President Donald Trump’s government is planning to bar Kenyan students from pursuing degrees in the US through limiting their stay in the country.
The move which is contained in proposals by the United States Department of Homeland Security (DHS) will see Kenyan students barred from getting student visas longer than two years.
This means that the students will be unable to pursue education in American universities where degrees and other certifications take about four years of study.
“If DHS’s new proposed rule goes through, international students from countries like Nigeria, Kenya, Vietnam, and the Philippines would be effectively banned from getting four-year degrees in the US,” US Immigration lawyer Aaron Reinchlin-Melnick, who is a Policy Analyst at the American Immigration Council, warns.
According to the new DHS proposal, students from countries on the State Sponsor of Terrorism List (Iran, Syria, Sudan and Northern Korea) and citizens of countries with over 10 per cent overstay rate will be limited to the two-year student visa.
“Most of those countries would be subject to restrictions because of the “10 per cent visa overstay” threshold,” Mr Reinchlin-Melnick tweeted.
Majority of the affected countries are located in Africa and others in war-torn countries in Asia. The list seems to avoid countries dominated by white people, especially in Europe.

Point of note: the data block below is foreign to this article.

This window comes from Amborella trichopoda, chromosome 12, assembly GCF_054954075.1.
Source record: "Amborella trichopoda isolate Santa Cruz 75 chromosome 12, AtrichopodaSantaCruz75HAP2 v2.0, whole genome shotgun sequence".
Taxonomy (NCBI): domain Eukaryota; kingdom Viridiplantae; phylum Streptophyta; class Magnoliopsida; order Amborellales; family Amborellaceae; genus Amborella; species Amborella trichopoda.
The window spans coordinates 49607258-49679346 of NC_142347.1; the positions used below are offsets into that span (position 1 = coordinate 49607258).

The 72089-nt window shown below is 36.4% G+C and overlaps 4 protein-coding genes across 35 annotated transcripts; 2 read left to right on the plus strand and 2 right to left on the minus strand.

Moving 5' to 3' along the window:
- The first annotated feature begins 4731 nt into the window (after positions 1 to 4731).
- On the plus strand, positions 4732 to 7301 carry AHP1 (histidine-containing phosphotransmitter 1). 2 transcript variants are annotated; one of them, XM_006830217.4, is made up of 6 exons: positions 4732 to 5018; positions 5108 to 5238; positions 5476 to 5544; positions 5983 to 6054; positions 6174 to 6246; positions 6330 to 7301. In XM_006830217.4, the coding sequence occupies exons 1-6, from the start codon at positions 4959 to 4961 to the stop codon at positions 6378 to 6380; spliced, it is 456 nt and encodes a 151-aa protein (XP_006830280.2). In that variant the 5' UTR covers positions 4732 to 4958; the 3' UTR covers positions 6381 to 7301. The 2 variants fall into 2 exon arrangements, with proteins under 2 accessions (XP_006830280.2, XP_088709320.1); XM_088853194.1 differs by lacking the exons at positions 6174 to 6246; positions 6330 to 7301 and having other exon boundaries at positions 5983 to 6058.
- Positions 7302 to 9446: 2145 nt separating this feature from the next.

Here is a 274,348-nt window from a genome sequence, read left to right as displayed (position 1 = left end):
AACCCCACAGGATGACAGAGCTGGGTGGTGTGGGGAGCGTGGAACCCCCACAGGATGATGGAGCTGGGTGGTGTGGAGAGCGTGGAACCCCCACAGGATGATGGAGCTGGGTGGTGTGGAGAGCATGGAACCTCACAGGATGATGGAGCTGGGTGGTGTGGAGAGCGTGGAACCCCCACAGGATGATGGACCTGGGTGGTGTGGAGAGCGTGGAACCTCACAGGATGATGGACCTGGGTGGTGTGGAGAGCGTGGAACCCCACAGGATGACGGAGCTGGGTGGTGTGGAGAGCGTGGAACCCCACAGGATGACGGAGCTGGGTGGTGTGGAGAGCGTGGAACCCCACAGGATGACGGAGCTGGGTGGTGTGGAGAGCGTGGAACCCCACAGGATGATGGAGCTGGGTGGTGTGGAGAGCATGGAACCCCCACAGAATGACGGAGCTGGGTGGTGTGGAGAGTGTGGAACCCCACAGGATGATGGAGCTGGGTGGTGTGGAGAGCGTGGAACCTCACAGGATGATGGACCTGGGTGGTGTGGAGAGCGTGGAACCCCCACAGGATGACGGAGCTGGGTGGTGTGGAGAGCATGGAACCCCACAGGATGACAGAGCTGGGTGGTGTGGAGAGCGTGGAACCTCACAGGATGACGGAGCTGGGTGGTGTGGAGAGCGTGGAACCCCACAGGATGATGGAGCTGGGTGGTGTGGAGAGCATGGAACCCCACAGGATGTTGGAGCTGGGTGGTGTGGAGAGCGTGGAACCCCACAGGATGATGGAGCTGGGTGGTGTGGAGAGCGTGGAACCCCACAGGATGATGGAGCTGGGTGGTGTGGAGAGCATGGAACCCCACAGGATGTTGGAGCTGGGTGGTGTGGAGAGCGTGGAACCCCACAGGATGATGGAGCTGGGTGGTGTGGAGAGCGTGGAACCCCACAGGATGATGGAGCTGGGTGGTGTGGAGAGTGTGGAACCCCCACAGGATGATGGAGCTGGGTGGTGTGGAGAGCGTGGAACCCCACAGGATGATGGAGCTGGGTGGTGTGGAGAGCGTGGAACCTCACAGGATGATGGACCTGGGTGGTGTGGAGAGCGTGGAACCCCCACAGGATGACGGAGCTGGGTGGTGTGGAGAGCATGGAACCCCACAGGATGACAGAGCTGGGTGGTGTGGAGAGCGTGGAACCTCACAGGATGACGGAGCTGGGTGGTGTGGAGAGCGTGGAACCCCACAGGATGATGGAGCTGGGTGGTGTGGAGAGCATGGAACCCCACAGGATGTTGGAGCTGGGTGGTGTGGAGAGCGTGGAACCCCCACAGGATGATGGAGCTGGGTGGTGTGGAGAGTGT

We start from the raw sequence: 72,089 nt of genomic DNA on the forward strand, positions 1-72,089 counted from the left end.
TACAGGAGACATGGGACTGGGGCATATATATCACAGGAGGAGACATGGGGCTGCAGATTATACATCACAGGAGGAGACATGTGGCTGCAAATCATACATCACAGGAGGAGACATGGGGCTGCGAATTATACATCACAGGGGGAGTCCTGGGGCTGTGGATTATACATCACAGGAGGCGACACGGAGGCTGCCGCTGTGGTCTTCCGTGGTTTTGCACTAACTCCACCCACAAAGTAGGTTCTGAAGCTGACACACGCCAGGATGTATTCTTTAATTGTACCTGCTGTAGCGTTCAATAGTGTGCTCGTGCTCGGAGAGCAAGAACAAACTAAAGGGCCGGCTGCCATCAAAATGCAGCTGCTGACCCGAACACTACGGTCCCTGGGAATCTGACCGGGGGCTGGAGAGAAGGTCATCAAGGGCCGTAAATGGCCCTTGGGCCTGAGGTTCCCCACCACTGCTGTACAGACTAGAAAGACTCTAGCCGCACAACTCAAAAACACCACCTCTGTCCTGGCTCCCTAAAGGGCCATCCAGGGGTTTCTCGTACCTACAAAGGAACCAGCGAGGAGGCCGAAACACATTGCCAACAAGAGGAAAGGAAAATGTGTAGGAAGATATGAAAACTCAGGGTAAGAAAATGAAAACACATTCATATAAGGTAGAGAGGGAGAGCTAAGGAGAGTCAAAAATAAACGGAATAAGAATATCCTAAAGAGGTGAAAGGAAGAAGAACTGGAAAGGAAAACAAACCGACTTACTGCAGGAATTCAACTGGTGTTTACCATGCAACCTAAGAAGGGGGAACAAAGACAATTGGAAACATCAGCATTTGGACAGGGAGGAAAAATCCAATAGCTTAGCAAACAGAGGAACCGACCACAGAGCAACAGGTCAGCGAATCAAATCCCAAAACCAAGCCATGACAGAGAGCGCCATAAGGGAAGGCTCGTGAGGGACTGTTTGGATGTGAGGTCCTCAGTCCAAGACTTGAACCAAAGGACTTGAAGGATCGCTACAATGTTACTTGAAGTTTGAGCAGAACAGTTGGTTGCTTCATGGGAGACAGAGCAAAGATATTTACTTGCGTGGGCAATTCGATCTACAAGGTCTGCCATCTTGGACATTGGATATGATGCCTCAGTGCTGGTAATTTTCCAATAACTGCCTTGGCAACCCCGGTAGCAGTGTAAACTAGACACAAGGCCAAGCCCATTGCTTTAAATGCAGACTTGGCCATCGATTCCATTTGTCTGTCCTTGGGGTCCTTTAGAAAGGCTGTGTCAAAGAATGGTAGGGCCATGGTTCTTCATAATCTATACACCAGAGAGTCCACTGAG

Other than Kenya, students from countries such as Afghanistan, Benin, Bhutan, Burkina Faso, Burundi, Cameroon, Central African Republic, Chad, DRC Congo, Republic of Congo, Côte d’Ivoire, Djibouti, Equatorial Guinea, Eritrea, Ethiopia, Gabon, the Gambia, Ghana, Guinea Guinea-Bissau and Guyana are affected.
Others are Haiti, Iran, Iraq, Kosovo, Kyrgyzstan, Liberia, Libya, Malawi, Mali, Mauritania, Moldova, Mongolia, Nepal, Niger, Nigeria, North Korea, Papua New Guinea, Philippines, Rwanda and Samoa. The rest are Senegal, Sierra Leone, Somalia, South Sudan, Sudan, Syria, Tajikistan, Tanzania, Togo, Tonga, Turmenistan, Tuvalu, Uganda, Uzbekistan, Vietnam, Yemen and Zambia.
Although Kenyan students would be able to ask DHS for an extension of their visas past two years, those extensions will not be guaranteed.
In its explanation, the Department says that its intention is to fix a major problem on students overstaying their welcome in the US.
But an analysis of the Department of Homeland Security points that only 32,023 people were suspected of overstaying a student /exchange visa last year.
Whereas the Trump government argues that the rule to restrict some countries is based on the percentage of students who overstayed, countries with the highest number of overstays like China, India, Brazil and Canada are not included in the punitive list.
As of last year, the number of Kenyans enrolled in US higher-education institutions rose by nearly four per cent compared to the previous year, reaching a total of 3,451 students.
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